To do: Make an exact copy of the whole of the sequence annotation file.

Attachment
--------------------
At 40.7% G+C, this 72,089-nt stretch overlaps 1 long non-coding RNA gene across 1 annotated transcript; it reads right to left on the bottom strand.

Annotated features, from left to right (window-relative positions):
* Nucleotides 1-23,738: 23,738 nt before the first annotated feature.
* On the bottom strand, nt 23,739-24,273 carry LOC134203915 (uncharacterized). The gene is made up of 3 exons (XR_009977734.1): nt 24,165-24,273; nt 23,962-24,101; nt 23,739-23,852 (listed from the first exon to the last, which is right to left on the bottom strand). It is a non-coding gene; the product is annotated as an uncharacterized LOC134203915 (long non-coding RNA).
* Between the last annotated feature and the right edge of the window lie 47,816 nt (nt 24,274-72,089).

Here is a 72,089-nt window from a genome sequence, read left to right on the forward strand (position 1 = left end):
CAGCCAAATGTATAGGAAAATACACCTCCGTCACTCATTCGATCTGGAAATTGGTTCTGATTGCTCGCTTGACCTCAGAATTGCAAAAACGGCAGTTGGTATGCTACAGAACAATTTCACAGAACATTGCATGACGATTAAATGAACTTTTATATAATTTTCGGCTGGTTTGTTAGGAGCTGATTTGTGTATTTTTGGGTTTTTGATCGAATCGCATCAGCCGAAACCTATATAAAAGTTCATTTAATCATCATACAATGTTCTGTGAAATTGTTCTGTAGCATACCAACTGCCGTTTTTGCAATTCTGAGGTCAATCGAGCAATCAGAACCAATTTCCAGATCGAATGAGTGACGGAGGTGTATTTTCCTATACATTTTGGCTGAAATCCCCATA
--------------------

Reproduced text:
At 40.7% G+C, this 72,089-nt stretch overlaps 1 long non-coding RNA gene across 1 annotated transcript; it reads right to left on the bottom strand.

Annotated features, from left to right (window-relative positions):
* Nucleotides 1-23,738: 23,738 nt before the first annotated feature.
* On the bottom strand, nt 23,739-24,273 carry LOC134203915 (uncharacterized). The gene is made up of 3 exons (XR_009977734.1): nt 24,165-24,273; nt 23,962-24,101; nt 23,739-23,852 (listed from the first exon to the last, which is right to left on the bottom strand). It is a non-coding gene; the product is annotated as an uncharacterized LOC134203915 (long non-coding RNA).
* Between the last annotated feature and the right edge of the window lie 47,816 nt (nt 24,274-72,089).

Here is a 72,089-nt window from a genome sequence, read left to right on the forward strand (position 1 = left end):
CAGCCAAATGTATAGGAAAATACACCTCCGTCACTCATTCGATCTGGAAATTGGTTCTGATTGCTCGCTTGACCTCAGAATTGCAAAAACGGCAGTTGGTATGCTACAGAACAATTTCACAGAACATTGCATGACGATTAAATGAACTTTTATATAATTTTCGGCTGGTTTGTTAGGAGCTGATTTGTGTATTTTTGGGTTTTTGATCGAATCGCATCAGCCGAAACCTATATAAAAGTTCATTTAATCATCATACAATGTTCTGTGAAATTGTTCTGTAGCATACCAACTGCCGTTTTTGCAATTCTGAGGTCAATCGAGCAATCAGAACCAATTTCCAGATCGAATGAGTGACGGAGGTGTATTTTCCTATACATTTTGGCTGAAATCCCCATA